© sam hamod, 7.14.14









    After stopping downtown Seattle for breakfast, I came upon a Muslim rally protesting the latest escalation of  genocide in Gaza. I have always supported the liberation of Palestine, so I was happy to join the protest of the Gaza concentration camp.

    After awhile, I left the rally to catch the bus to my reading/book-signing at the Life Enrichment Bookstore on Rainer Ave. South. Guests were served a delicious meal of chicken, rice and salad, the human earthquake began his talk.

    After addressing the audience for two hours on the process of establishing a mental health peer group to recover from the addiction to white supremacy, the human earthquake concluded his talk due to the extreme heat of the day, after all, he was drenching with sweat, his shirt soaking wet. His host had provided him with a cold towel which he used to wipe his face throughout his talk.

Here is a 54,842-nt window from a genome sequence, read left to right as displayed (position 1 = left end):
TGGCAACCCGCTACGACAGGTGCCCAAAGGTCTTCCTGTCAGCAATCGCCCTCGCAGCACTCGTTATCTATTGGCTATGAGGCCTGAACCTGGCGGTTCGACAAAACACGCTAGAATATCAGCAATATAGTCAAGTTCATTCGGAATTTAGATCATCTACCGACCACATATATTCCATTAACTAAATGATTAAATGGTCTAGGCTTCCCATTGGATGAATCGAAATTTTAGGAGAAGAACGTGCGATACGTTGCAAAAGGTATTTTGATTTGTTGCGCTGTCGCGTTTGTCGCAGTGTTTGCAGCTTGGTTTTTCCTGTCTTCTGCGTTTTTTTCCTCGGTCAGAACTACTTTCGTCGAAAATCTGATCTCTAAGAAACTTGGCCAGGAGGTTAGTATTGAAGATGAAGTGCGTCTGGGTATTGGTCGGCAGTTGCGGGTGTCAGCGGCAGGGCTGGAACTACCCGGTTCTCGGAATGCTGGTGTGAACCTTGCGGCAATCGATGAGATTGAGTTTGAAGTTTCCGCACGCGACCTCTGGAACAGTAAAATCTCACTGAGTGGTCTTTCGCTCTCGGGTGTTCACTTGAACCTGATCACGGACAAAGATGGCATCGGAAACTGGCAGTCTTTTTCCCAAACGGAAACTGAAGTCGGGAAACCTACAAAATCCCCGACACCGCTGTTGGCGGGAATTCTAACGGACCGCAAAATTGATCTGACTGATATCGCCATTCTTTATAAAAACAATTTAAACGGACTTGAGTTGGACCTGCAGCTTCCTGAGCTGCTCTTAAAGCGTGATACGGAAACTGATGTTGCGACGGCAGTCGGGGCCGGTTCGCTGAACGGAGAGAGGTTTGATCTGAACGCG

Human Earthquake Marvin X hits  Seattle WA at Life Enrichment Bookstore,
    Saturday, July 12, 2014


    Seattle hosts, bookstore owner Vickie (yellow blouse) and audience members at the Human Earthquake reading/signing


    He concluded his talk with questions and answers. A man asked what he thought about Seattle? Marvin X replied, "Well, as per the addiction to white supremacy, the irony is that in Seattle the Blacks are white and the Whites are black!


    Surely, those who know Seattle, know full well the racial paradigm is of mixed breed. One can see whites walking with black babies and Blacks walking with white babies. True dat! But check this out. One can hear jazz music everywhere, on the elevator in Macy's, Norstroms, etc. This is a hip city.

    A mental health worker asked, "Mr. X, you said the Black psychologists are trying to get certified in African holistic healing methods. How does one go about that and still be certified in white supremacy healing? You can contact the National Association of Black Psychologists, but I don't think the white supremacy boards of certification give a damn about African holistic methods as per the recovery of North American Africans from the ravages of white supremacy Type II."